After more than 24 hours, rescue operations were still underway at the Mumbra building collapse site. Hundred personnel from the National Disaster Response Force (NDRF), apart from officials from the Mumbai fire brigade, police and volunteers were working relentlessly to save as many lives as possible.
On Thursday afternoon, Chief Minister Prithviraj Chavan along with his deputy Ajit Pawar and home minister RR Patil and Thane guardian minister Ganesh Naik visited the spot.
One of the chief commanders of NDRF, Alok Avasthy, termed the disaster a ‘sandwich collapse’, when a building completely disintegrate in a collapse and is mashed to bits. He said, “We have specialised and sophisticated machines, which we are using to the best of our abilities in order to remove people from under the rubble.”
The rescue team used state-of-the-art equipment such as live detectors to help find people stuck under the debris. Since the apparatus works best when the noise in the vicinity is nominal, it was used during night for rescuing victims. “Rescue work, which involves people who are still alive but may be injured, has to be done very carefully. The aim is to save as many people as possible,” Avasthy added.
Locals as well as officials have claimed that the building was constructed within a matter of a few months. Residents of other buildings in the neighborhood have deserted their homes, leaving behind belongings in the fear of similar calamity. Mosin Khan, an eyewitness, said, “After seeing the seven-storey building collapse, people left their homes in panic within a matter of hours, thinking they might suffer the same fate.”
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However, in a city like Mumbai where property comes at nightmarish prices for most, many of these fright-stricken locals cannot afford to move out to safer spots. Sajara Khan, who recently moved to a building adjacent to the one that fell apart, said. “I was afraid to see the building opposite to ours collapse. But then I cannot afford to go anywhere else.”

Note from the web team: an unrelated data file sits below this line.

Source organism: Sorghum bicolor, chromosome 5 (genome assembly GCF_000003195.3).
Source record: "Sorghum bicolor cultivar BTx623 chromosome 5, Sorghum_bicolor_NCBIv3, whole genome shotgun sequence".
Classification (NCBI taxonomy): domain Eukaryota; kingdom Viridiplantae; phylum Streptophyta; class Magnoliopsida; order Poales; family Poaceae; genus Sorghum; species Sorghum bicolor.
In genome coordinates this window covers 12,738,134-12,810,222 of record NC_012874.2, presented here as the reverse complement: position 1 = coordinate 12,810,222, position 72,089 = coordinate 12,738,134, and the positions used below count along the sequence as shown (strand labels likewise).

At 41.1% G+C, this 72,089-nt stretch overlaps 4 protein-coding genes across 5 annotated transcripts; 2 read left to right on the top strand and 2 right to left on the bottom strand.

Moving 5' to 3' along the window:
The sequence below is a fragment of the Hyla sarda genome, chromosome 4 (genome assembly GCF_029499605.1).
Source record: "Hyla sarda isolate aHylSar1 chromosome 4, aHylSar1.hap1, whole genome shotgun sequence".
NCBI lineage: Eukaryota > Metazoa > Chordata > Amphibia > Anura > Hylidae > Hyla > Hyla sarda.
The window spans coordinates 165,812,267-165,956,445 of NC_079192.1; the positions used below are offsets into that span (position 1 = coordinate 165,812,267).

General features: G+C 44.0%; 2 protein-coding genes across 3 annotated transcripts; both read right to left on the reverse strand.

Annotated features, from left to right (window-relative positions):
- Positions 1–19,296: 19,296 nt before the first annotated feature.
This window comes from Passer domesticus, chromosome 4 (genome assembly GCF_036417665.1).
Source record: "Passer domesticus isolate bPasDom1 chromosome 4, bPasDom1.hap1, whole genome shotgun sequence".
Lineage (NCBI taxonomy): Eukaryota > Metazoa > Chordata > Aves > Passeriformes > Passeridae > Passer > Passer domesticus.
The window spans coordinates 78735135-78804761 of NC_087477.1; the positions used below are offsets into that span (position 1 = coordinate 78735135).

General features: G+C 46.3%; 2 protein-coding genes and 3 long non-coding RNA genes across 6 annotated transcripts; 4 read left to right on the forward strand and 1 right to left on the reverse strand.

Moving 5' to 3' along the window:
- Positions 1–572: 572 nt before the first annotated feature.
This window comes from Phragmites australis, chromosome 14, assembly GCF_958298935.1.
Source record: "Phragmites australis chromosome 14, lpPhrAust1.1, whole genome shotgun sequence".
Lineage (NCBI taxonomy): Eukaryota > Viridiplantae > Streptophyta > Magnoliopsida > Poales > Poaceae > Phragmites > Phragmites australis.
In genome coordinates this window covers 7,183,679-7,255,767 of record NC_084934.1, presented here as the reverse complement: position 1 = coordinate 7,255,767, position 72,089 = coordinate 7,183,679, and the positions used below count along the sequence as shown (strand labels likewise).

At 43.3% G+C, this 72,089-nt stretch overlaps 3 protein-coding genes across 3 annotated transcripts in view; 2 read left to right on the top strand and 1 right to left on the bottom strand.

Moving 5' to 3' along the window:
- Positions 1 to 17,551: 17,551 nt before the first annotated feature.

Many locals were seen distributing bottled water and glucose biscuits to rescue workers. One of the volunteers at the site said, “People from nearby localities have been helping rescue officials to pull out victims from under the debris. Since there is no drinking water facility around, we decided to distribute water to people.” A volunteers’ group, Civil Defence Rescue Personnel, was found helping police and fire brigade officials at the site.
Crane operator overwhelmed
For 29-year-old Somnath Budhawale (circled), a crane operator at the site who was helping remove the debris to fish out bodies, it was a sleepless night on Thursday which would remain in his memory for a long time. He seemed overwhelmed with the sheer calamity he had to witness at the job he was tasked with. Initially, Budhawale was hesitant to talk to us.
“Talking about it would keep me from carrying on working at the site,” he told us. But he changed his mind and shared his experience during break time. “Whenever I saw any sign of life, I would slow down the crane in order to save as many people as I could. There were a lot of household objects such as utensils, which were obstructing rescue work. I have been working since Thursday midnight,” he said. Asked how he was coping with working while there were dead bodies all around, he shrugged and said, “I am uneducated. I don’t have any option but to do this job.”